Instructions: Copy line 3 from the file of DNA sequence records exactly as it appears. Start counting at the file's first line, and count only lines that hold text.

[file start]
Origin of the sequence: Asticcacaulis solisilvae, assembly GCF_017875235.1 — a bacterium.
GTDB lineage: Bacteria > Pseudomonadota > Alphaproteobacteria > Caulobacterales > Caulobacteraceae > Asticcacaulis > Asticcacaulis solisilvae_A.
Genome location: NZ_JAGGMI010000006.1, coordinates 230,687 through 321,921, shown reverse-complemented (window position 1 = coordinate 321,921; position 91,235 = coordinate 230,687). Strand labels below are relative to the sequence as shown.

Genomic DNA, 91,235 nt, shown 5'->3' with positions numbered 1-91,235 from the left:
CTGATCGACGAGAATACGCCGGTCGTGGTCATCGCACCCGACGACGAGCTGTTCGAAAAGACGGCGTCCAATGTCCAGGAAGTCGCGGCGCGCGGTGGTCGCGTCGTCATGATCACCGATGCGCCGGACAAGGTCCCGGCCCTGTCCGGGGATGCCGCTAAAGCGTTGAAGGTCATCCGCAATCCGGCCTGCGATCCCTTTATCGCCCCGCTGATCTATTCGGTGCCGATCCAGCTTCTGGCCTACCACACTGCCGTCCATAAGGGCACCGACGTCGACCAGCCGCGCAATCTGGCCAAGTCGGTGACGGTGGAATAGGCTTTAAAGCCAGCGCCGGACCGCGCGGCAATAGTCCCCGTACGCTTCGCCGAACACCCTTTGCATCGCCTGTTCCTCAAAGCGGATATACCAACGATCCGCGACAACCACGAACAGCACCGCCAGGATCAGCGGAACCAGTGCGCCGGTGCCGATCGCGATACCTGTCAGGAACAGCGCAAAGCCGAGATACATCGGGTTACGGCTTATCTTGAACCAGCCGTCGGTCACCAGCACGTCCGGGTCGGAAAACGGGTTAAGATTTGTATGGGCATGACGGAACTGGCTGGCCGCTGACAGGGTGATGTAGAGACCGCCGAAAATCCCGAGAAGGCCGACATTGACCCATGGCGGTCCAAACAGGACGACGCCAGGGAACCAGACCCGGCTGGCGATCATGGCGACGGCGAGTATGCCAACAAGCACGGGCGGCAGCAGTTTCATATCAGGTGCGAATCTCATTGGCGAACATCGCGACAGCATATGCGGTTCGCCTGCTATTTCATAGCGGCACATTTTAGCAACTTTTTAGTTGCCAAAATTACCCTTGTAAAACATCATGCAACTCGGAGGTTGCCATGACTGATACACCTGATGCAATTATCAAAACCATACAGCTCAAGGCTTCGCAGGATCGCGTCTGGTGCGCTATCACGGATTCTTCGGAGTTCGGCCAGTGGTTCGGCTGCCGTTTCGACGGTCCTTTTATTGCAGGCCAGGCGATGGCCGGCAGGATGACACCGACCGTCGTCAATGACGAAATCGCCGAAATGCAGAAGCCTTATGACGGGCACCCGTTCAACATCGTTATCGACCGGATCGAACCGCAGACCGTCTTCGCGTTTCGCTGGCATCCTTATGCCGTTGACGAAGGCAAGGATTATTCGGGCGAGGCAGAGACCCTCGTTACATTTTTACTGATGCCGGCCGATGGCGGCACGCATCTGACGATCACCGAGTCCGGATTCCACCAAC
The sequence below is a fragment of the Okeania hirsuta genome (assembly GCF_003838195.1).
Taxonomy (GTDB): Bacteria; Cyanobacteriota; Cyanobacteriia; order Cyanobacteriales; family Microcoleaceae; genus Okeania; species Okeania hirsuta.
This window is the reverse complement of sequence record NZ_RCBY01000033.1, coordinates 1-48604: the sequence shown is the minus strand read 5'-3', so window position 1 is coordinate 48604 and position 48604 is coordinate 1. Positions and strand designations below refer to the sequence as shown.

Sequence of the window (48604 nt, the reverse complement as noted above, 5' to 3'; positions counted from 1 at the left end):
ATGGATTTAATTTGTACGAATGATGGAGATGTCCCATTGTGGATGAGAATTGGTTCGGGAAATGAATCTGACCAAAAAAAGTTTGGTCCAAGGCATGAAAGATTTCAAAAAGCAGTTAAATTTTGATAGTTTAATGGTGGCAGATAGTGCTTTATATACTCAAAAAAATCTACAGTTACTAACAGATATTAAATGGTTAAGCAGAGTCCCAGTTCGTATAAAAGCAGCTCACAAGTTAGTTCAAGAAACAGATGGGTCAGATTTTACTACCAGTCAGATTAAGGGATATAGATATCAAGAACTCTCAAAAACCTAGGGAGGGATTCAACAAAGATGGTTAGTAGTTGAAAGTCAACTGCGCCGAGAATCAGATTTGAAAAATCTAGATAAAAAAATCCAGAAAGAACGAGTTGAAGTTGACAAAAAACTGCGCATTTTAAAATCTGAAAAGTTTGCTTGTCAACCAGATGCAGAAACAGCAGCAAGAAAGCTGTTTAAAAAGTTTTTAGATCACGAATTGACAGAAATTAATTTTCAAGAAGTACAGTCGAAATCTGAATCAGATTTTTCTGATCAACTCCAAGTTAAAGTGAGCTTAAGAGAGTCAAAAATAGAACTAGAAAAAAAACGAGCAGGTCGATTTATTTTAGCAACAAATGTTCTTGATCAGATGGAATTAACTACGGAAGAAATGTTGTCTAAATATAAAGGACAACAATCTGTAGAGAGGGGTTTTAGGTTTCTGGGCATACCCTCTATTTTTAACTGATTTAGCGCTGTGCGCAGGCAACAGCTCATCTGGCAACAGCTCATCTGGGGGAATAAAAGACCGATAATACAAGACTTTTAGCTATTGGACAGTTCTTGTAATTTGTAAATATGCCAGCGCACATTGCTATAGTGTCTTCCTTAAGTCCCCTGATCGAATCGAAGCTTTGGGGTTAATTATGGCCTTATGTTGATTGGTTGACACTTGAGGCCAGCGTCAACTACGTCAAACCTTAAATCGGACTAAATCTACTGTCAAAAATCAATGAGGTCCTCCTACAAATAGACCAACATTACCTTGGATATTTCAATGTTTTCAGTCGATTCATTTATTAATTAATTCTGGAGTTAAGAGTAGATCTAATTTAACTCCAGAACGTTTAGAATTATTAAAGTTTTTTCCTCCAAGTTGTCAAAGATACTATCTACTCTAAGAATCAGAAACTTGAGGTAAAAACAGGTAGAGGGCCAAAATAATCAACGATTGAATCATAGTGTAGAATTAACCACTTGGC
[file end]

Genome location: NZ_JAGGMI010000006.1, coordinates 230,687 through 321,921, shown reverse-complemented (window position 1 = coordinate 321,921; position 91,235 = coordinate 230,687). Strand labels below are relative to the sequence as shown.